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Asian couples rush to wed on auspicious date
by Staff Writers
Shanghai (AFP) Nov 11, 2011

Thousands of couples across Asia swamped marriage registries and held mass weddings on Friday, believing that the quirk of the calendar makes 11/11/11 the most auspicious date in a century.

In China, the world's most populous country, registries were packed with couples wanting to wed on the date that has been recognised as an unofficial "singles' day" since the 1990s because it is made up entirely of the number one.

"We are getting married on the day of 'six ones'. We will no longer be single on the once-in-a-century singles' day," said Shanghai hotel manager Li Xue, 26, who brought forward her wedding plans after realising the date's significance.

Traditionally seen in China as a good day to marry and leave the single life behind, this year's November 11 is viewed as particularly special because the year also ends in the number 11.

In the commercial capital Shanghai alone, nearly 5,000 couples got married, while in the eastern Chinese city of Jining, 68 couples tied the knot together at a mass wedding.

In Vietnam, 80 couples planned to get hitched at a mass wedding to be held in Ho Chi Minh city -- the largest ever for the country's commercial capital.

One of Hong Kong's leading feng shui masters, Mak Ling Ling, said November 11 was a good day for marriages, but that it was also auspicious for other new beginnings, such as moving house and groundbreaking ceremonies.

"It's a good day from a Chinese geomancy perspective, not just because of the numbers 11/11/11 which signify eternal love," said Mak, an author and television personality.

Some people also believe the date is lucky because if you add the numbers in the date -- six times one plus 2 -- the total is eight, traditionally a lucky number because it sounds like part of the Chinese phrase for "get rich".

"We Chinese people do believe in numbers. It may be superstitious, but I think it's great to have your favourite numbers on your most important day," said He Ying, who was also marrying in Shanghai on Friday.

In South Korea, hospital officials moved to debunk reports that the number of women seeking Caesarian operations on the day had jumped as mothers sought to give their children that special birth date.

But in Singapore, whose population is dominated by ethnic Chinese, the Registry of Marriages predicted a high turnout, with 574 bookings for the day -- five times the typical number.

Wedding planners said the date was an extremely popular one for couples wanting to get hitched in the island nation, but November 20 this year will even be bigger, since 20/11/2011 is an exact repetition of the numbers.

"We did have, definitely, significantly more enquiries for this date," said Clarice Hee of wedding planner firm Eternally Yours, but she added the number would be eclipsed by November 20.

Australians usually mark November 11 as Remembrance Day, with ceremonies for the nation's war dead, but this year there was a spike in weddings.

"I had a lot of interest for the eleventh of the eleventh of the eleventh. Clients were specific, they even wanted to be saying their vows at 11 minutes past 11," Queensland-based wedding celebrant Renee Wilkins said.

However, Hong Kong feng shui master Mak warned that marrying on the lucky date would not necessarily guarantee happiness.

"It's a good start, definitely, but whether or not they will end up in divorce, it depends on how the couples maintain their marriage," she said.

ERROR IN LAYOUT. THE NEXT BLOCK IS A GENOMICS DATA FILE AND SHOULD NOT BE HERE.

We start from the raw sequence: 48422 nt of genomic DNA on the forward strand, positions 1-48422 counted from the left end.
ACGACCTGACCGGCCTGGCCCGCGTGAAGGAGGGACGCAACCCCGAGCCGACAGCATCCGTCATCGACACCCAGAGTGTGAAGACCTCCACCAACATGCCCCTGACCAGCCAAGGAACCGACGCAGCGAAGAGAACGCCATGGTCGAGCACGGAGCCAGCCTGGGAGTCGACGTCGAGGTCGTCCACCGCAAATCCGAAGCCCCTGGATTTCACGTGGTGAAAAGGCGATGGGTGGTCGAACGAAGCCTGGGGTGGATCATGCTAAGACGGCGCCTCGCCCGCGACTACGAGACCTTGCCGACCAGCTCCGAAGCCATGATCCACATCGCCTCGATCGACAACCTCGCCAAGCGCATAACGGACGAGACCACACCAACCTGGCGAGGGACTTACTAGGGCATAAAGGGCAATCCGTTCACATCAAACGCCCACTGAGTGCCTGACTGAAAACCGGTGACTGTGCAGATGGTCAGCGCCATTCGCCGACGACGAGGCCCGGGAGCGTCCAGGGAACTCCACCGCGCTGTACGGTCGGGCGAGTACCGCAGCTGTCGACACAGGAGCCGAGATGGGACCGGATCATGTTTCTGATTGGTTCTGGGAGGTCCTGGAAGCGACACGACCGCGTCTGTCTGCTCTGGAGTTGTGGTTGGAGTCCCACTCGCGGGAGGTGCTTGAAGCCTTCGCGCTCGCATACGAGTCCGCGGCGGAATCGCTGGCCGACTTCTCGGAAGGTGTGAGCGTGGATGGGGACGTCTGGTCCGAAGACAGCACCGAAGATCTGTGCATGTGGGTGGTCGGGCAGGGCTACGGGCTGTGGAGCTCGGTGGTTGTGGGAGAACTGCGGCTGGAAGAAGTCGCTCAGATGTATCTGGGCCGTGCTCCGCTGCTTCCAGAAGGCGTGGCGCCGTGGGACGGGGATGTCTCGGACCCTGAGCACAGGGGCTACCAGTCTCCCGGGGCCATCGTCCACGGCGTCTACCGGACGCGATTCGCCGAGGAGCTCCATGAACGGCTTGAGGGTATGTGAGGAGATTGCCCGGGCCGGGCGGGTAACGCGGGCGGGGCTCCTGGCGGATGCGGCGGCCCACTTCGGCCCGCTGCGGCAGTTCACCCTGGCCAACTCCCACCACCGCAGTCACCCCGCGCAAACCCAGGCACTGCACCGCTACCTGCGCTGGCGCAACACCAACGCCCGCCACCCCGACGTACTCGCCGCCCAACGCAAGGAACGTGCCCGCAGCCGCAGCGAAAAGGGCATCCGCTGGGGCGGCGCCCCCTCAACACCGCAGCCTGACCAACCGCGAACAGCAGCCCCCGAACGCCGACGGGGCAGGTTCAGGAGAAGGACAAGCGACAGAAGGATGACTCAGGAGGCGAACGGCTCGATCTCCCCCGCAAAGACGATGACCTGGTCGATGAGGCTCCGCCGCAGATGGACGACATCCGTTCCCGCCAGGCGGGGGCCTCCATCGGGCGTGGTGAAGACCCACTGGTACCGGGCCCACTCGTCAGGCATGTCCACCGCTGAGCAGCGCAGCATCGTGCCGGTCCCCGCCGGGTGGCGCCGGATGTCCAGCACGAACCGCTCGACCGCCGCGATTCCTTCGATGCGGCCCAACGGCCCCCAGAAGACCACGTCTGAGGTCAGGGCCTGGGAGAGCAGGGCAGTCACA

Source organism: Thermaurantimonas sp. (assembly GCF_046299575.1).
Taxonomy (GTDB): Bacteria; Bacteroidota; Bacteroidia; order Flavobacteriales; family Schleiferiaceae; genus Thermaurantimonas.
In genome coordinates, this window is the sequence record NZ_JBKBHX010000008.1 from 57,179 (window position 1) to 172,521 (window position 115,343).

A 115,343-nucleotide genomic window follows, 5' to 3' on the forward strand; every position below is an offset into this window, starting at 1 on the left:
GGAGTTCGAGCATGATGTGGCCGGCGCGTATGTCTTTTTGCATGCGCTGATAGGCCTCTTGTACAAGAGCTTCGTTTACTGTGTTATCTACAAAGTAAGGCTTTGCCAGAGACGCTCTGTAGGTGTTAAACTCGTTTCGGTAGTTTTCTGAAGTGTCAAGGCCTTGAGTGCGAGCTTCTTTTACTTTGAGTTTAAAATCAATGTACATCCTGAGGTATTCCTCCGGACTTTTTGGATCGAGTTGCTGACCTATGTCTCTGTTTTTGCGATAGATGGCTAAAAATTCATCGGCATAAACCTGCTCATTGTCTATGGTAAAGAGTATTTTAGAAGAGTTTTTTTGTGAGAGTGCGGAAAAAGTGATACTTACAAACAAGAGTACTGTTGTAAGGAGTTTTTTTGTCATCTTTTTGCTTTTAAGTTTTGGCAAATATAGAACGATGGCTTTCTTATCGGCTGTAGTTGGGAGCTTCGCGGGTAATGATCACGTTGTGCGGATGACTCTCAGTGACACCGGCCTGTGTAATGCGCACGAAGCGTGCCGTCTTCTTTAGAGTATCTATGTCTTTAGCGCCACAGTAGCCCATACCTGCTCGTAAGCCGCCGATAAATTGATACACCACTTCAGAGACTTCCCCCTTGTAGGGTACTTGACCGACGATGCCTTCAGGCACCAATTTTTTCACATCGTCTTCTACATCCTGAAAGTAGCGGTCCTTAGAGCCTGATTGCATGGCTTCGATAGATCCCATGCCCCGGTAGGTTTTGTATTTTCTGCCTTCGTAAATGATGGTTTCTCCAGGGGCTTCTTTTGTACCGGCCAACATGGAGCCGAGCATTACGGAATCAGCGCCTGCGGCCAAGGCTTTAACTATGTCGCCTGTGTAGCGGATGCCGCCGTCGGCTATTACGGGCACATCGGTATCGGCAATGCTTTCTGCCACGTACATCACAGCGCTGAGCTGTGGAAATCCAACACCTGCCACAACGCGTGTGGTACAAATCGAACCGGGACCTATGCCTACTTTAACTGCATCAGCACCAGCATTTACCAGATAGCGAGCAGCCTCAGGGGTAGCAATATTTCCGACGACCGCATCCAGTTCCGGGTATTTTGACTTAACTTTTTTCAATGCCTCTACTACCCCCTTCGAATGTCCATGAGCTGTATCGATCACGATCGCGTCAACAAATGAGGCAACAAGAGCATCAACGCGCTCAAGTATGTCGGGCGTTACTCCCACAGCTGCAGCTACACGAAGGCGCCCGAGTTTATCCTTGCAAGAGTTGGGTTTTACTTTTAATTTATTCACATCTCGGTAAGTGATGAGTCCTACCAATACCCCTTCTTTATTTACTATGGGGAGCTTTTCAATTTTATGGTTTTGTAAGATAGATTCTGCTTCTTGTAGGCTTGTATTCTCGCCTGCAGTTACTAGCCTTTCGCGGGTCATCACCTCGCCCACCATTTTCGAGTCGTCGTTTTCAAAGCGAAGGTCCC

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Chinese swarm to marry on lucky 11/11/11
Shanghai (AFP) Nov 11, 2011 - Chinese couples flocked to registry offices to marry on Friday in the belief that the "11/11/11" date is the most auspicious in a century.

November 11 has been celebrated as an unofficial "singles' day" in China since the 1990s -- as the date is composed of the number one -- and it is seen as a good day to marry and leave the single life behind.

But this year is viewed as particularly special because the year also ends in the number 11.

More than 200 couples packed into a marriage registration office in downtown Shanghai Friday morning, some having queued for hours before its doors opened to ensure they were among the first to marry.

Hotel manager Li Xue, 26, originally planned to marry in February next year, but she brought forward her plans because of the special day.

"We are getting married on the day of 'six ones'. We will no longer be single on the once-in-a-century singles' day," she told AFP as she waited for her turn to marry.

Shanghai alone had more than 3,300 couples who booked to marry on Friday, but the final tally could be higher as it does not include people who walk-in unannounced, a civil affairs bureau spokeswoman told AFP.

Other Chinese cities reported a similar mania for marriage.

In the eastern city of Nanjing, more than 3,000 couples planned to marry on Friday, ten times the usual daily average, the official Xinhua news agency said. More than 1,300 pairs will tie the knot in eastern Hangzhou city.

The day, though not officially acknowledged by the government, has become a commercial bonanza.

On the popular on-line shopping site Taobao Mall run by Internet giant Alibaba, merchants slashed prices by up to 50 percent in honour of the day.

Chinese media used the event to probe the phenomenon of so-called "leftover women", typically women in their 30s who are unable or unwilling to marry, as higher incomes and greater opportunities make some delay settling down.

"Women have access to higher education and many have been given the chance to compete with men in the workplace," Zhu Fuqiang, an economics professor at Zhongshan University, told Xinhua.

"They do not need to attach their livelihoods and happiness to men," he said.


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